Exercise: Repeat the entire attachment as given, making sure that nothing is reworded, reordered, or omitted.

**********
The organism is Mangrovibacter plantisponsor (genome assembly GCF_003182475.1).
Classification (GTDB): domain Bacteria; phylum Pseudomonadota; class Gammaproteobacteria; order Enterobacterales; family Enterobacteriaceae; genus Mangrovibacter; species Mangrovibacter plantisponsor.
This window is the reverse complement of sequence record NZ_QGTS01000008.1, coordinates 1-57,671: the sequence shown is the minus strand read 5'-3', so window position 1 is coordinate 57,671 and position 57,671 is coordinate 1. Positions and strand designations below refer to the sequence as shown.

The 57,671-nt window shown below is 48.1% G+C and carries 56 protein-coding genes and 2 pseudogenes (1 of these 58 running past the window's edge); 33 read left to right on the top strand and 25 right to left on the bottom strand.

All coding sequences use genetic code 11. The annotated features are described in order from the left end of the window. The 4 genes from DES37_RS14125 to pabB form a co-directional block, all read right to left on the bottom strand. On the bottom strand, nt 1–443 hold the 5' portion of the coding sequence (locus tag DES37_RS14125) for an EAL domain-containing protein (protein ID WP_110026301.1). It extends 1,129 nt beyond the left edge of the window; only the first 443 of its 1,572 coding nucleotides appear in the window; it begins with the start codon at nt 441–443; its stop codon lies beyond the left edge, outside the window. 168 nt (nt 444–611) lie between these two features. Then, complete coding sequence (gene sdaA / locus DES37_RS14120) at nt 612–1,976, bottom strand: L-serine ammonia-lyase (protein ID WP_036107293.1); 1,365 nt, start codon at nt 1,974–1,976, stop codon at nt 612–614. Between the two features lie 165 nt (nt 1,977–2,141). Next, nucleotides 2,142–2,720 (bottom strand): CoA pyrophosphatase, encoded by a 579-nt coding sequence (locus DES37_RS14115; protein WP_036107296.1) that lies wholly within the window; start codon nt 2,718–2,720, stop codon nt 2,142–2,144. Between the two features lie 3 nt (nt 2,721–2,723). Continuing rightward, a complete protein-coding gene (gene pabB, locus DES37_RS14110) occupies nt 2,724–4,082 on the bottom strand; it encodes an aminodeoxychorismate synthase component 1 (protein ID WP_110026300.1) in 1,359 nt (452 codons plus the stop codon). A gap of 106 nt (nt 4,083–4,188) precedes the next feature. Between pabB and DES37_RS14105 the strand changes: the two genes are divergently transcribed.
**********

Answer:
The organism is Mangrovibacter plantisponsor (genome assembly GCF_003182475.1).
Classification (GTDB): domain Bacteria; phylum Pseudomonadota; class Gammaproteobacteria; order Enterobacterales; family Enterobacteriaceae; genus Mangrovibacter; species Mangrovibacter plantisponsor.
This window is the reverse complement of sequence record NZ_QGTS01000008.1, coordinates 1-57,671: the sequence shown is the minus strand read 5'-3', so window position 1 is coordinate 57,671 and position 57,671 is coordinate 1. Positions and strand designations below refer to the sequence as shown.

The 57,671-nt window shown below is 48.1% G+C and carries 56 protein-coding genes and 2 pseudogenes (1 of these 58 running past the window's edge); 33 read left to right on the top strand and 25 right to left on the bottom strand.

All coding sequences use genetic code 11. The annotated features are described in order from the left end of the window. The 4 genes from DES37_RS14125 to pabB form a co-directional block, all read right to left on the bottom strand. On the bottom strand, nt 1–443 hold the 5' portion of the coding sequence (locus tag DES37_RS14125) for an EAL domain-containing protein (protein ID WP_110026301.1). It extends 1,129 nt beyond the left edge of the window; only the first 443 of its 1,572 coding nucleotides appear in the window; it begins with the start codon at nt 441–443; its stop codon lies beyond the left edge, outside the window. 168 nt (nt 444–611) lie between these two features. Then, complete coding sequence (gene sdaA / locus DES37_RS14120) at nt 612–1,976, bottom strand: L-serine ammonia-lyase (protein ID WP_036107293.1); 1,365 nt, start codon at nt 1,974–1,976, stop codon at nt 612–614. Between the two features lie 165 nt (nt 1,977–2,141). Next, nucleotides 2,142–2,720 (bottom strand): CoA pyrophosphatase, encoded by a 579-nt coding sequence (locus DES37_RS14115; protein WP_036107296.1) that lies wholly within the window; start codon nt 2,718–2,720, stop codon nt 2,142–2,144. Between the two features lie 3 nt (nt 2,721–2,723). Continuing rightward, a complete protein-coding gene (gene pabB, locus DES37_RS14110) occupies nt 2,724–4,082 on the bottom strand; it encodes an aminodeoxychorismate synthase component 1 (protein ID WP_110026300.1) in 1,359 nt (452 codons plus the stop codon). A gap of 106 nt (nt 4,083–4,188) precedes the next feature. Between pabB and DES37_RS14105 the strand changes: the two genes are divergently transcribed.